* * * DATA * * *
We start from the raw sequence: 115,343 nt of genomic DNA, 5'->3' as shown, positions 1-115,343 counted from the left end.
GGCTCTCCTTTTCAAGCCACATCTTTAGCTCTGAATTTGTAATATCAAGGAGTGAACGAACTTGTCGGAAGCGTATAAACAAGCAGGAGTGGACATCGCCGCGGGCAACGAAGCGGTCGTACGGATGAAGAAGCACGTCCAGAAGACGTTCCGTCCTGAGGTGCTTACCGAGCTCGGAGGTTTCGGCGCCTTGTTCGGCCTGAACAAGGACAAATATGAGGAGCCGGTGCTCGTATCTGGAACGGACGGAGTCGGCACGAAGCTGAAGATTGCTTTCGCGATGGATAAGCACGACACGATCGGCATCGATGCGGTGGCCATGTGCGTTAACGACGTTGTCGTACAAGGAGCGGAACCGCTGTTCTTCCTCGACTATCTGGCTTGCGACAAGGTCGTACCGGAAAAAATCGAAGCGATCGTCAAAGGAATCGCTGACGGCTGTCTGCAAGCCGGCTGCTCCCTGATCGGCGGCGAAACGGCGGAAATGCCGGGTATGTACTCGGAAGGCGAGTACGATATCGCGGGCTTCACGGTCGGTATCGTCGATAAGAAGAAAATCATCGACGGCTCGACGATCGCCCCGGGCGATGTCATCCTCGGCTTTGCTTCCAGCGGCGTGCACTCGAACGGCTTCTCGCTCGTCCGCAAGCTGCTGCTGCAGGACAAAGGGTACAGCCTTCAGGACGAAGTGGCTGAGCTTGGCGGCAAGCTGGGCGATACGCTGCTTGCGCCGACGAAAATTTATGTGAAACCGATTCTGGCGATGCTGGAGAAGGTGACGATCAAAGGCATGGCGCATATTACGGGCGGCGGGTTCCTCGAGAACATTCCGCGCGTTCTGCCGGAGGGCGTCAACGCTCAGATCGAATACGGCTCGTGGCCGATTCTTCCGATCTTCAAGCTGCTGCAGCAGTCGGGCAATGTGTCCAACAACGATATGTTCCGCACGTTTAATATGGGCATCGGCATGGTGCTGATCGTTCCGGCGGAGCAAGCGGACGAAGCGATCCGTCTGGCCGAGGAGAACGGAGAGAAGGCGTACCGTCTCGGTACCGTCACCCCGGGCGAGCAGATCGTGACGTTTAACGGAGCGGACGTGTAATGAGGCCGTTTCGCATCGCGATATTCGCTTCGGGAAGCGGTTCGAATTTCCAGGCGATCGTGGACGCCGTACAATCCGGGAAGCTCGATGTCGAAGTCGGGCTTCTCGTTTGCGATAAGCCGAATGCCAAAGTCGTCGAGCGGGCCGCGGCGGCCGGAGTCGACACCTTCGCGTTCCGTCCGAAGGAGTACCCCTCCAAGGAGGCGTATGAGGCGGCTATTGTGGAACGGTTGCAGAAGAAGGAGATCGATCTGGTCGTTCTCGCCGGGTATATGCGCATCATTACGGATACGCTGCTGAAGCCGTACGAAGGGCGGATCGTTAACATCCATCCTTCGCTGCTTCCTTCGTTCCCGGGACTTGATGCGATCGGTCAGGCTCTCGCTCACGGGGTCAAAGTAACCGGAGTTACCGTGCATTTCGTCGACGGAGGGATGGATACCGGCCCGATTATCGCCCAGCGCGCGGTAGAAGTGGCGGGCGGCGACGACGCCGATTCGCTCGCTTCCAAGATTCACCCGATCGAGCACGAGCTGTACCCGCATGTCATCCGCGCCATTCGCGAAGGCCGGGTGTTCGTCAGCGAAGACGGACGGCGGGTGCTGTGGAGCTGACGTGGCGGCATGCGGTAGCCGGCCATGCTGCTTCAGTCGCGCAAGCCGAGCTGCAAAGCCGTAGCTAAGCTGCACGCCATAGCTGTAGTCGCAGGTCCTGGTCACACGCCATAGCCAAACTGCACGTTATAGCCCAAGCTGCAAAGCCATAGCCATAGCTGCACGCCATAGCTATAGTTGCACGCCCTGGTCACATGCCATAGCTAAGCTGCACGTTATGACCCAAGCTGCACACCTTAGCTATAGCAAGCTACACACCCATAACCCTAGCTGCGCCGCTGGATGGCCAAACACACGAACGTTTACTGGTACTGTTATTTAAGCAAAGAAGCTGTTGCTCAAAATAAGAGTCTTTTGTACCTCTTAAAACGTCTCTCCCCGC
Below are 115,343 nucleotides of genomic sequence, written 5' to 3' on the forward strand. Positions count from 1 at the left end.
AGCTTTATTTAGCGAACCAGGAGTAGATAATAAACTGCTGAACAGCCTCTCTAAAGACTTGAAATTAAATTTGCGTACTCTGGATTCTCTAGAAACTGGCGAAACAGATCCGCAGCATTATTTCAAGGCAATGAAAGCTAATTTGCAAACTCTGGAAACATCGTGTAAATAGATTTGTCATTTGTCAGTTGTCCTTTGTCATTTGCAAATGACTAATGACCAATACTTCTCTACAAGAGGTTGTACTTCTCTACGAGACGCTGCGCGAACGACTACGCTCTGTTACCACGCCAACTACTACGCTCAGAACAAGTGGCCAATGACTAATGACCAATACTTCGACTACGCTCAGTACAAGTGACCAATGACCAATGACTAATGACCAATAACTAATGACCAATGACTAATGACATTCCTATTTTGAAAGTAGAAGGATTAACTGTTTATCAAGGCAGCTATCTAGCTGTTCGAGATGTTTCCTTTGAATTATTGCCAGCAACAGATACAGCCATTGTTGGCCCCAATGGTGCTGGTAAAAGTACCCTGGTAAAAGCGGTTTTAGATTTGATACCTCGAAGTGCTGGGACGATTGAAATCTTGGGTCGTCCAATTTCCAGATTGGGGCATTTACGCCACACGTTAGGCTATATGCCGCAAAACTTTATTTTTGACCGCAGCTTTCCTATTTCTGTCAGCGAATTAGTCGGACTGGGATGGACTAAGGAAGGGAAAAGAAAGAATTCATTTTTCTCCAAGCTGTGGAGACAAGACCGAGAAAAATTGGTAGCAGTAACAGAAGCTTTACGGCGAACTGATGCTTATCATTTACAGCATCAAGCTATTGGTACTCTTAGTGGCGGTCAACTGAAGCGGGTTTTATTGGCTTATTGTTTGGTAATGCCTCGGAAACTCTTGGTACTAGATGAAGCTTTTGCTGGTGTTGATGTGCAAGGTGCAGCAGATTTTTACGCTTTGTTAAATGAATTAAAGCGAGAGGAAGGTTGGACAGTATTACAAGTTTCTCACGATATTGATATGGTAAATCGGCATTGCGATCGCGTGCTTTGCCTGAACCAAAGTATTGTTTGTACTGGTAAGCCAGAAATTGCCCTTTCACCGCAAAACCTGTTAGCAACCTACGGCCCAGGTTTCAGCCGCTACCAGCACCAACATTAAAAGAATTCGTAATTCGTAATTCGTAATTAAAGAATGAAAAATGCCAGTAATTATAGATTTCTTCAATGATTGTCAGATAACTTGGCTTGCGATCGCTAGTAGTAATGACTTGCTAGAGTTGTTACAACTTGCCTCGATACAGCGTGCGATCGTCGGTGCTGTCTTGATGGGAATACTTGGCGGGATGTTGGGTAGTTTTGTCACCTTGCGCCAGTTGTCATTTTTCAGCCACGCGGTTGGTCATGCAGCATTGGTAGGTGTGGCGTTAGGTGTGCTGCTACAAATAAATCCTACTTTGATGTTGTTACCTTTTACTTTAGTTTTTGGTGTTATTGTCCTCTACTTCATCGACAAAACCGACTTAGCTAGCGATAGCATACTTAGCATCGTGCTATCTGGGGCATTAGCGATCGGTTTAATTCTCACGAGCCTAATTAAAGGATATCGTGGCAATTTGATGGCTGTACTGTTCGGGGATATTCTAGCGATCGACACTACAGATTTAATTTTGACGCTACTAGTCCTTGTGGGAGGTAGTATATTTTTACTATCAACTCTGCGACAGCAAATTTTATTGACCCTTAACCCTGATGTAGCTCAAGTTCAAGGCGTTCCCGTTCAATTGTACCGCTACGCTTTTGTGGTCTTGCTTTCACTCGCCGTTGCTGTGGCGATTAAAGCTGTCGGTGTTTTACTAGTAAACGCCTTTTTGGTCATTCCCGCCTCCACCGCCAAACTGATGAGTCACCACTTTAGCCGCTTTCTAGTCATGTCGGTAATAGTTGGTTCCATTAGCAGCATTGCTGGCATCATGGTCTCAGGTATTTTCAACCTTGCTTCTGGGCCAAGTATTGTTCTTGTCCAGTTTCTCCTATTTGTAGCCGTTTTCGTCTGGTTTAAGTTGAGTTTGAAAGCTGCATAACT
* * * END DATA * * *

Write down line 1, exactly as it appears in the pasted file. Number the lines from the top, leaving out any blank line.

We start from the raw sequence: 115,343 nt of genomic DNA, 5'->3' as shown, positions 1-115,343 counted from the left end.